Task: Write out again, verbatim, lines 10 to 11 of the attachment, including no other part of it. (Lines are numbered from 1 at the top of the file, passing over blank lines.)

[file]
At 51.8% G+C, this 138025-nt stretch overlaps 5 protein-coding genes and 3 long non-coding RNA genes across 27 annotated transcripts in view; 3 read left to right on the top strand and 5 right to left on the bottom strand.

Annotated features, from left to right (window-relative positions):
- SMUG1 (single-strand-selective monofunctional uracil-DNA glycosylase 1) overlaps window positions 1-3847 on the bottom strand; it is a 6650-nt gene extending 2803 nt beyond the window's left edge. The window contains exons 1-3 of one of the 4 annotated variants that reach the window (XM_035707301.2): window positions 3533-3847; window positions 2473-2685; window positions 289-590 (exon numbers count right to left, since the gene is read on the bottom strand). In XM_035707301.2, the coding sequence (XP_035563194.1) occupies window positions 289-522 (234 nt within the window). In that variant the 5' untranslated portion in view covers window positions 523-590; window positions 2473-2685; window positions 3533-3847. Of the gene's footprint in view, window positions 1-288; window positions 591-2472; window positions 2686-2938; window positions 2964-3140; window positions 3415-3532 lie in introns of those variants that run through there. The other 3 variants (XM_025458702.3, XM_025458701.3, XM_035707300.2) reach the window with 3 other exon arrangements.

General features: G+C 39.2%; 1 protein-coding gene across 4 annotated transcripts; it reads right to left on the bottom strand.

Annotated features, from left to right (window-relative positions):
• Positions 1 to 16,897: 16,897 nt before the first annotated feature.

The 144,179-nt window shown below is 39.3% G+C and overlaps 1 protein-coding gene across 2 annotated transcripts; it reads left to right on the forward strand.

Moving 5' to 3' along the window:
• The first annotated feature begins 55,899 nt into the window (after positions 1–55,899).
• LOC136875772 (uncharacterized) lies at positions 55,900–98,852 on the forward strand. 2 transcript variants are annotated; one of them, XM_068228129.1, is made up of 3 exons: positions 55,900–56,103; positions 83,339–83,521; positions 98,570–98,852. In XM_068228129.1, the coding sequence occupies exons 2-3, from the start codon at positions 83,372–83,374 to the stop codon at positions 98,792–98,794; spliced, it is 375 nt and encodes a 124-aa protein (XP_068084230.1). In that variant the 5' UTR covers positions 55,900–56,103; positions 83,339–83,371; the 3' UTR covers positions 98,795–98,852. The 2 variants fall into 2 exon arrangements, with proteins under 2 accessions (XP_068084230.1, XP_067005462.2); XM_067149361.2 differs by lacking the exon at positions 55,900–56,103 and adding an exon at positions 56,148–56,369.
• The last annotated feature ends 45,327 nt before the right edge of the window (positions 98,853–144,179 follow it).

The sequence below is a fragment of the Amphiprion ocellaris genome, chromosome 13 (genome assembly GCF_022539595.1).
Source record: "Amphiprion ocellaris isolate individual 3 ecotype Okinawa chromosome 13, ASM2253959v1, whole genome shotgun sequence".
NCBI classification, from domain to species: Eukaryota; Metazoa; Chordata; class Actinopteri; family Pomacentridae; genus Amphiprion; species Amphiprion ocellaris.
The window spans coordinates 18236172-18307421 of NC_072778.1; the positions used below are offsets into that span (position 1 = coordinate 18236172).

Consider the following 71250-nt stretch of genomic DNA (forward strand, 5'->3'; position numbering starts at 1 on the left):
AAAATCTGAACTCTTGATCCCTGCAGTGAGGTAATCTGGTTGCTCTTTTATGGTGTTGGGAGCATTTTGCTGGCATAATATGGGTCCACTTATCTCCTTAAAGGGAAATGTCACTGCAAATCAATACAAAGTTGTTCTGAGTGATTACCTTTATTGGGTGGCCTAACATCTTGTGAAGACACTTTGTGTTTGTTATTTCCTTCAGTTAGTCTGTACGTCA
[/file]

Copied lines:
• LOC136875772 (uncharacterized) lies at positions 55,900–98,852 on the forward strand. 2 transcript variants are annotated; one of them, XM_068228129.1, is made up of 3 exons: positions 55,900–56,103; positions 83,339–83,521; positions 98,570–98,852. In XM_068228129.1, the coding sequence occupies exons 2-3, from the start codon at positions 83,372–83,374 to the stop codon at positions 98,792–98,794; spliced, it is 375 nt and encodes a 124-aa protein (XP_068084230.1). In that variant the 5' UTR covers positions 55,900–56,103; positions 83,339–83,371; the 3' UTR covers positions 98,795–98,852. The 2 variants fall into 2 exon arrangements, with proteins under 2 accessions (XP_068084230.1, XP_067005462.2); XM_067149361.2 differs by lacking the exon at positions 55,900–56,103 and adding an exon at positions 56,148–56,369.
• The last annotated feature ends 45,327 nt before the right edge of the window (positions 98,853–144,179 follow it).